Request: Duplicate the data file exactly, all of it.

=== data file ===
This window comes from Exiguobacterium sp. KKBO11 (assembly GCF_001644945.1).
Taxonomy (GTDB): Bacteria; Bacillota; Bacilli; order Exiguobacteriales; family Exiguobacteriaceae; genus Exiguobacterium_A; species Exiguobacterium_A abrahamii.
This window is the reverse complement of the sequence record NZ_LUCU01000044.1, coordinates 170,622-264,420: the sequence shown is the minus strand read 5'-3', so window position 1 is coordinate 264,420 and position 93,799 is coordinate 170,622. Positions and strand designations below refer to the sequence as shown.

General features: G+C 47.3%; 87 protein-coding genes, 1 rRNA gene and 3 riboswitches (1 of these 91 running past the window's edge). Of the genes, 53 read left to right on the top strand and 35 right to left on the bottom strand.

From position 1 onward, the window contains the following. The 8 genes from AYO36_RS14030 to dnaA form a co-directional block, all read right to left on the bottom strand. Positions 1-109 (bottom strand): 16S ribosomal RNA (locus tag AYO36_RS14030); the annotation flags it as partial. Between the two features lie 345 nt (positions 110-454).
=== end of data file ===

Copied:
This window comes from Exiguobacterium sp. KKBO11 (assembly GCF_001644945.1).
Taxonomy (GTDB): Bacteria; Bacillota; Bacilli; order Exiguobacteriales; family Exiguobacteriaceae; genus Exiguobacterium_A; species Exiguobacterium_A abrahamii.
This window is the reverse complement of the sequence record NZ_LUCU01000044.1, coordinates 170,622-264,420: the sequence shown is the minus strand read 5'-3', so window position 1 is coordinate 264,420 and position 93,799 is coordinate 170,622. Positions and strand designations below refer to the sequence as shown.

General features: G+C 47.3%; 87 protein-coding genes, 1 rRNA gene and 3 riboswitches (1 of these 91 running past the window's edge). Of the genes, 53 read left to right on the top strand and 35 right to left on the bottom strand.

From position 1 onward, the window contains the following. The 8 genes from AYO36_RS14030 to dnaA form a co-directional block, all read right to left on the bottom strand. Positions 1-109 (bottom strand): 16S ribosomal RNA (locus tag AYO36_RS14030); the annotation flags it as partial. Between the two features lie 345 nt (positions 110-454).